Upon landing from the sweep, F/S Argue taxied KH-R into another aircraft, which had its nose projecting too far over the runway, damaging the propeller reduction gear and possibly the main plane of KH-R and causing glycol to leak from the damaged propeller and engine cowling of the other aircraft.

Weather, 10/10ths cloud and rain all day. The Squadron was called to readiness at 0530 hours and this was cancelled at 0545. No flying today. W/C Scott Malden gave a lecture to the Wing with regard to e/a claims by pilots. He stated that too much deflection was allowed in firing, that most pilots opened fire at too great a range and were not sufficiently educated in judging distances.

Air Marshall Sir Sholto Douglas of Fighter Command was due to arrive at teatime. He arrived at the dispersal at 1715 hours, with W/C Scott Malden and G/C Pike who chatted with S/L Campbell and met with the pilots. F/S Hubbard was posted to an air-sea rescue Squadron.

Weather, 5/10ths cloud with a ceiling at 2,000 – 3,000 feet. At 0620 hours one section was put on readiness with 2 sections at 15 minutes. ‘A’ Flight was at 30 minutes availability. The Wing was briefed at 1600 hours. The North Weald Wing, as cover for the Debden Wing, is to rendezvous at Bradwell Bay at 1700 hours at 2,000 feet and set course for Gravelines, crossing the French Coast at 1722 hours. The Debden Wing, was to be at 14,000 – 15,0000 feet, North Weald at 17,000 – 19,000 feet, with 222 Squadron on top, 121 Squadron in the middle and 403 Squadron at the bottom position. Wings were to sweep Cassel, St. Omer and come out at Hardelot with freedom of action. Timed to engage any e/a that were stirred up by this, the Biggin Hill Wing, at 14,000 – 17,000 feet, Kenley Wing at 18,000 – 22,000 feet and the Hornchurch Wing at 23,000 – 25,000 feet were to leave West Mallings at 1706 hours and cross the French Coast at Hardelot at 1723 hours. They would then turn left, sweeping St. Omer before splitting up with Biggin Hill coming out East of Cap Gris-Nez, and Kenley and Hornchurch coming out at Gravelines. The Tangmere Wing at 18,000 – 20,000 feet, along with the Northolt Wing at 15,000 – 17,000 feet were to leave the English Coast at Dungeness, cross the French Coast East of Gravelines at 17,000 – 19,000 feet at 1715 hours and sweep Cassel and St. Omer before turning right and forming up in pairs abreast, coming out at Hardelot at 1730 hours at 15,000 feet, making landfall at Dungeness at 1740 hours.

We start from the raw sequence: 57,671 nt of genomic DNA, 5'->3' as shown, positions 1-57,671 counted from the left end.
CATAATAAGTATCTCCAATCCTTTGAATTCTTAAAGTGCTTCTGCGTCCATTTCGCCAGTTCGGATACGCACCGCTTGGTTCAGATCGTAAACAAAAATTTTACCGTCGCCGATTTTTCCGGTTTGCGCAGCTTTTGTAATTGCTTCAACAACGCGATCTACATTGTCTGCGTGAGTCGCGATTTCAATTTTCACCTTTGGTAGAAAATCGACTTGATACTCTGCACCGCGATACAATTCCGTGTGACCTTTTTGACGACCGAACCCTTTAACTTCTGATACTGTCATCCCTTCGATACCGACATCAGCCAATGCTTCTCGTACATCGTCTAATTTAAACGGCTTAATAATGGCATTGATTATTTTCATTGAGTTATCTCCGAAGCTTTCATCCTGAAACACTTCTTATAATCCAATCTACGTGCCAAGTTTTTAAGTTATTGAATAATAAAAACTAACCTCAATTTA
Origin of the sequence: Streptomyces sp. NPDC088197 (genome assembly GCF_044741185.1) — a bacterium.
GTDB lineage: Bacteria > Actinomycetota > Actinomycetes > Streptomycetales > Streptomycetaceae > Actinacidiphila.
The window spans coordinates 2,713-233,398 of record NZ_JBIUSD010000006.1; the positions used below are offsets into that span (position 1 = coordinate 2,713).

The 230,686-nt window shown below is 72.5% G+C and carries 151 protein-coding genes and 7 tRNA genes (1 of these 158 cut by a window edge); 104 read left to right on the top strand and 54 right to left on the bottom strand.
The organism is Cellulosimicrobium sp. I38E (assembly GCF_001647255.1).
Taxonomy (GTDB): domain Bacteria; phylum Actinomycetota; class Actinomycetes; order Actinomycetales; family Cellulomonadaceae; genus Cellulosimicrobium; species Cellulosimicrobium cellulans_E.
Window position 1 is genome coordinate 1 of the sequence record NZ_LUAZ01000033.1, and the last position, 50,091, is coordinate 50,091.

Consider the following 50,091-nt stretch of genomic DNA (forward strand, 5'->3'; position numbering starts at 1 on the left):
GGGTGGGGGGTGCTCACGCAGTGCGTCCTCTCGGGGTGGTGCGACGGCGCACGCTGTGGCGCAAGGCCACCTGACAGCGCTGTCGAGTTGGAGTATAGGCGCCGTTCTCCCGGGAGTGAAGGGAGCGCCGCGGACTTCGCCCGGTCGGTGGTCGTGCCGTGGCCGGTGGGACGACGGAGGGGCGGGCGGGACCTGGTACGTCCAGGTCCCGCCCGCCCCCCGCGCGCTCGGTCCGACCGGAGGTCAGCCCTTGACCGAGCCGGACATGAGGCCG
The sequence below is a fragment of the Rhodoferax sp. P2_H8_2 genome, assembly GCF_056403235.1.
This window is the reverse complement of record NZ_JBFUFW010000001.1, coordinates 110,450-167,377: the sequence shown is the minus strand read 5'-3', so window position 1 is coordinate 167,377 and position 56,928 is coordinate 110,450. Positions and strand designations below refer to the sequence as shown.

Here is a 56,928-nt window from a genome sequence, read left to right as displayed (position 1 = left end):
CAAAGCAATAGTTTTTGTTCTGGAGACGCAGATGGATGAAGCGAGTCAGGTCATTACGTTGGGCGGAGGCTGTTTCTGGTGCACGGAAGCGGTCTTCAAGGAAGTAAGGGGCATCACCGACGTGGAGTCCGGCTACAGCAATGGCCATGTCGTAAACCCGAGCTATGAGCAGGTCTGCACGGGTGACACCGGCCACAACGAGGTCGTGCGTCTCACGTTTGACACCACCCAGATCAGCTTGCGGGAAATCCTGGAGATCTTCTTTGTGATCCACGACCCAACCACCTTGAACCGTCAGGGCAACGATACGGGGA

Twenty bursts of flak accurate for height were encountered South of Boulogne, coming from a battery of about 12 AAs. No e/a were encountered and all of our a/c landed undamaged. Those taking part in this sweep were:

Red Section Blue Section Yellow Section

W/C Scott Malden S/L C. Campbell F/L C. Wood
P/O W. Munn F/S G. Walker P/O G. McDonald
F/L B. Walker P/O L. Somers P/O J. Parr
P/O C. Magwood Sgt G. Beurling F/S C. Olmsted

Larry Somers, Bill Munn and Hammy McDonald received appointments as Pilot Officers and went to London today to get outfitted. F/S Campbell was appointed W/O. Well deserved promotions for all. Sgt Johnson and W/O Campbell returned from Army liaison duties and Major Peet and Capt Strick returned to their duties. F/O Dick returned from three days at Martlesham Heath. W. (Bill) Zoochkan returned from seven days leave at Bournemouth.

The Magister, piloted by 222 Squadron with an Army liaison officer on board crashed on a crosswind landing. No one was hurt but the starboard wing and engine on the Magister were badly damaged. The Squadron was released at 2000 hours.

Weather, high-scattered cloud, with fair visibility and late afternoon ground haze.
The Squadron was at 30 minutes availability during the day and was released from this at 1700 hours. The Squadron did weather tests, formation and cannon tests off of Bradwell Bay.